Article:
How to fix rotten wood with epoxy wood filler. I’m going to show my repair to the bottom of my exterior door trim, but you can also repair other wood rot, like window sills and frames, porch columns, decorative wood, and so on. These are cosmetic fixes and not “structural fixes” (repair to sill beams for example and other load bearing structures).
After scraping old paint off our exterior door, I noticed something that wasn’t good. Some of the trim around the bottom of the door was rotted out. So I pried off the middle board shown above, and found that matters were even worse than I thought. The sill beam below the door had rotted as well! Oh boy…
Here’s what the sill beam looked like with most of the worst rot removed. But you can see that in order to repair the sill beam (the 6″x6″ beam on top of the foundation shown above), I’ll have to remove the left exterior door trim to get at the beam. Note: I don’t have the sill beam repair article done yet, but I will soon.
What follows is only about making a cosmetic fix to the bottom section of the left door trim. That bottom section, although it doesn’t look too bad in this photo, was very rotted (mostly on the back side) and very soft up a few inches from the bottom. This is what happens when wood is in contact moist surfaces (the steps, during rain and snow). Also the wood grain at the end of the boards is particularly good at sucking up moisture. Note: You can click on any photo to enlarge them.


Rather than remove the whole piece of left door trim, it seemed easier in this case just to cut the lower few inches off with a sawzall, make the rot repair with wood epoxy, and then reattach it later. I could have manufactured a new matching piece of wood, but it would have been quite a bit of work, as the piece was unique in size and notched out in the back, and also was not an available trim piece from home stores. I remembered seeing an article online about repairing rot with epoxy, so it was off to Google to research “rotten wood repair”, as I was also eager to learn about rot repair for the fun of it as well!

After researching it was time to repair the rot. Here’s what I did, using 2 products:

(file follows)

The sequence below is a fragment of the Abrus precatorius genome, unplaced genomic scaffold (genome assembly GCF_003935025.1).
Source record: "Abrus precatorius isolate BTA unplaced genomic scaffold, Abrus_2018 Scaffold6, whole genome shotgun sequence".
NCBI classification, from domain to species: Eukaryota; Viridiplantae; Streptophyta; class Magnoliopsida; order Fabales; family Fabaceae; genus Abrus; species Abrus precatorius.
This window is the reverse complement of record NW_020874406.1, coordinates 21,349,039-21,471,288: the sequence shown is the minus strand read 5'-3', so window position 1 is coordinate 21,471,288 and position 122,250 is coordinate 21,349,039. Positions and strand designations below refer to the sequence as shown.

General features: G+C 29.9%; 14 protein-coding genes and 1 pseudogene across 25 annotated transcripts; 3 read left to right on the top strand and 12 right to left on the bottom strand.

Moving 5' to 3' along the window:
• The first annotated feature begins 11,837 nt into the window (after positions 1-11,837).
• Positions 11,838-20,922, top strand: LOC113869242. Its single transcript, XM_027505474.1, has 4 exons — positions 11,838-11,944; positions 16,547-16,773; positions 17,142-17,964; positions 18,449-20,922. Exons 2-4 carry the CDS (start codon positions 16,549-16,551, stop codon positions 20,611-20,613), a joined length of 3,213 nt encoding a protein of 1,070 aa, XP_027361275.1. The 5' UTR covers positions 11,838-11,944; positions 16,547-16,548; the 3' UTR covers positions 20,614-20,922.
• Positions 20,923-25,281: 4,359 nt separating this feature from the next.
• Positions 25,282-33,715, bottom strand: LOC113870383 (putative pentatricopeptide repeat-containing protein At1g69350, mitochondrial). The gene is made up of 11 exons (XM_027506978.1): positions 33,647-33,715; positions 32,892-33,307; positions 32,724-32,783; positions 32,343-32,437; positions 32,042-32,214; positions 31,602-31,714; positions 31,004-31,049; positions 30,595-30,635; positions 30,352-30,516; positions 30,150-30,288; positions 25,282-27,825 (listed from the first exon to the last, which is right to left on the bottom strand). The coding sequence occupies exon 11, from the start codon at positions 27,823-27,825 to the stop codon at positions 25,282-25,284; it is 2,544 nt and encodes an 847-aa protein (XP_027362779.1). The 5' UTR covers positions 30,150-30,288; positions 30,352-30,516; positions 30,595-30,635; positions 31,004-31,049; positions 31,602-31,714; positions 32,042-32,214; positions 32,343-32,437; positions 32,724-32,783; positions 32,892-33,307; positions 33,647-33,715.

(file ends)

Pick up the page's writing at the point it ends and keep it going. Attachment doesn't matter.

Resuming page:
1. Liquid wood hardener (resin that penetrates soft wood, making it hard again)
2. Epoxy Wood Filler (2 part epoxy to rebuild/replace the rotted wood)


Here’s the bottom of the door trim. You can see the rot from the front doesn’t look too bad, but much of it was so brittle it just came loose in my hands, after this photo was taken.


The wood rot was worse on the back. The rotted wood was completely dry, but very soft and crumbly. Note: I’m in these photos as I was using the laptop as my camera here, and had to see what I was shooting. Please excuse my large nose!

Step 1: Remove Unstable Rotten Wood

The first step to repair wood rot with epoxy wood filler, is to remove any rotted wood that is loose, crumbly or very soft. You want to get down to reasonably stable wood. It can be a bit soft though. I used a screw driver, like a dentist removing tooth decay. Wire brushes work well for other flatter surfaces. The wood should also be completely dry, or as dry as possible before going further. This might mean using a heater, or fan, or whatever to dry the piece out. Or if it’s an exterior piece you might need to cover the area with a trap for a while to thoroughly dry it out. Less than 20% moisture content is the recommended level, but who has a moisture meter? Just use common sense and get it as dry as possible.

Step 2: Drill Holes in and Around the Affected Area

Drilling holes helps the liquid wood hardener penetrate deeper into the wood. I should have drilled hole a bit bigger. 1/4″ is recommended. Don’t drill all the way through!

Step 3: Apply Liquid Wood Hardener